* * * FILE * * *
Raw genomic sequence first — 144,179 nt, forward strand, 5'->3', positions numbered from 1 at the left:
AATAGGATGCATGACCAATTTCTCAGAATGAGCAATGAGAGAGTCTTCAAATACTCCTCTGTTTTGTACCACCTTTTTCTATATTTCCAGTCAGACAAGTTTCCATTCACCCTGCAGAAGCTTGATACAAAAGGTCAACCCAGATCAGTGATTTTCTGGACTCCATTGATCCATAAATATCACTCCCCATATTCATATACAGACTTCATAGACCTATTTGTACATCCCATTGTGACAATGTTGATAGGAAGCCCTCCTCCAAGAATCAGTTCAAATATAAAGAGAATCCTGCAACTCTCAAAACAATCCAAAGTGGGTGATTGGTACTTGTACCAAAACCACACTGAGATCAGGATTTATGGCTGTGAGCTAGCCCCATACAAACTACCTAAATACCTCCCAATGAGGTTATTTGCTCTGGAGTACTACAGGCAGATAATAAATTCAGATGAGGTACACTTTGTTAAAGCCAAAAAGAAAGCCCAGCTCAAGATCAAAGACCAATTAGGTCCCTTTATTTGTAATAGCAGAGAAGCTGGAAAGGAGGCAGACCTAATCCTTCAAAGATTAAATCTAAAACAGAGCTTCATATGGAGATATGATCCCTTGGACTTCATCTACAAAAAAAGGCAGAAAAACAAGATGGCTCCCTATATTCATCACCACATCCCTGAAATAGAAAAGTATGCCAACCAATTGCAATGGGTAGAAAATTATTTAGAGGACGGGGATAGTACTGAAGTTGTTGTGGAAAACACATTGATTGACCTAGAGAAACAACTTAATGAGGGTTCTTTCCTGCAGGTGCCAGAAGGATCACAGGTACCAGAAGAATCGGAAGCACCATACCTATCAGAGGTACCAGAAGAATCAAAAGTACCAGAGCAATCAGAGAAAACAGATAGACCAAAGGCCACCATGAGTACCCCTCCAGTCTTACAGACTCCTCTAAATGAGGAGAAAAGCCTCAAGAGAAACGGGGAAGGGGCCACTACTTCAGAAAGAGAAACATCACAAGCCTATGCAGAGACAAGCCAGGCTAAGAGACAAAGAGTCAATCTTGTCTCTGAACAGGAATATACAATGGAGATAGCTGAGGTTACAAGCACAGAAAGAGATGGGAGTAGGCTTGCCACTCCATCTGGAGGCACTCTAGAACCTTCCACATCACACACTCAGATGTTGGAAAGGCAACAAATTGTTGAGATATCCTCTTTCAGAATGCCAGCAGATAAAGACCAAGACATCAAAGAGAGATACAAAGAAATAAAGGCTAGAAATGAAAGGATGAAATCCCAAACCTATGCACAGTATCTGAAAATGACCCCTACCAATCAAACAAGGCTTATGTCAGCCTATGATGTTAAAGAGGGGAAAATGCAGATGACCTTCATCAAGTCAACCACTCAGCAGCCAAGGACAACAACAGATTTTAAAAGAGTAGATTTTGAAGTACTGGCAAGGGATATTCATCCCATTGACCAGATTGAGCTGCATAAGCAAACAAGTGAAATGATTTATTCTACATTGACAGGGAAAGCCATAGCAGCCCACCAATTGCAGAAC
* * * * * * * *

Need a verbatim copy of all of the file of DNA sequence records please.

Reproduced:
Raw genomic sequence first — 144,179 nt, forward strand, 5'->3', positions numbered from 1 at the left:
AATAGGATGCATGACCAATTTCTCAGAATGAGCAATGAGAGAGTCTTCAAATACTCCTCTGTTTTGTACCACCTTTTTCTATATTTCCAGTCAGACAAGTTTCCATTCACCCTGCAGAAGCTTGATACAAAAGGTCAACCCAGATCAGTGATTTTCTGGACTCCATTGATCCATAAATATCACTCCCCATATTCATATACAGACTTCATAGACCTATTTGTACATCCCATTGTGACAATGTTGATAGGAAGCCCTCCTCCAAGAATCAGTTCAAATATAAAGAGAATCCTGCAACTCTCAAAACAATCCAAAGTGGGTGATTGGTACTTGTACCAAAACCACACTGAGATCAGGATTTATGGCTGTGAGCTAGCCCCATACAAACTACCTAAATACCTCCCAATGAGGTTATTTGCTCTGGAGTACTACAGGCAGATAATAAATTCAGATGAGGTACACTTTGTTAAAGCCAAAAAGAAAGCCCAGCTCAAGATCAAAGACCAATTAGGTCCCTTTATTTGTAATAGCAGAGAAGCTGGAAAGGAGGCAGACCTAATCCTTCAAAGATTAAATCTAAAACAGAGCTTCATATGGAGATATGATCCCTTGGACTTCATCTACAAAAAAAGGCAGAAAAACAAGATGGCTCCCTATATTCATCACCACATCCCTGAAATAGAAAAGTATGCCAACCAATTGCAATGGGTAGAAAATTATTTAGAGGACGGGGATAGTACTGAAGTTGTTGTGGAAAACACATTGATTGACCTAGAGAAACAACTTAATGAGGGTTCTTTCCTGCAGGTGCCAGAAGGATCACAGGTACCAGAAGAATCGGAAGCACCATACCTATCAGAGGTACCAGAAGAATCAAAAGTACCAGAGCAATCAGAGAAAACAGATAGACCAAAGGCCACCATGAGTACCCCTCCAGTCTTACAGACTCCTCTAAATGAGGAGAAAAGCCTCAAGAGAAACGGGGAAGGGGCCACTACTTCAGAAAGAGAAACATCACAAGCCTATGCAGAGACAAGCCAGGCTAAGAGACAAAGAGTCAATCTTGTCTCTGAACAGGAATATACAATGGAGATAGCTGAGGTTACAAGCACAGAAAGAGATGGGAGTAGGCTTGCCACTCCATCTGGAGGCACTCTAGAACCTTCCACATCACACACTCAGATGTTGGAAAGGCAACAAATTGTTGAGATATCCTCTTTCAGAATGCCAGCAGATAAAGACCAAGACATCAAAGAGAGATACAAAGAAATAAAGGCTAGAAATGAAAGGATGAAATCCCAAACCTATGCACAGTATCTGAAAATGACCCCTACCAATCAAACAAGGCTTATGTCAGCCTATGATGTTAAAGAGGGGAAAATGCAGATGACCTTCATCAAGTCAACCACTCAGCAGCCAAGGACAACAACAGATTTTAAAAGAGTAGATTTTGAAGTACTGGCAAGGGATATTCATCCCATTGACCAGATTGAGCTGCATAAGCAAACAAGTGAAATGATTTATTCTACATTGACAGGGAAAGCCATAGCAGCCCACCAATTGCAGAAC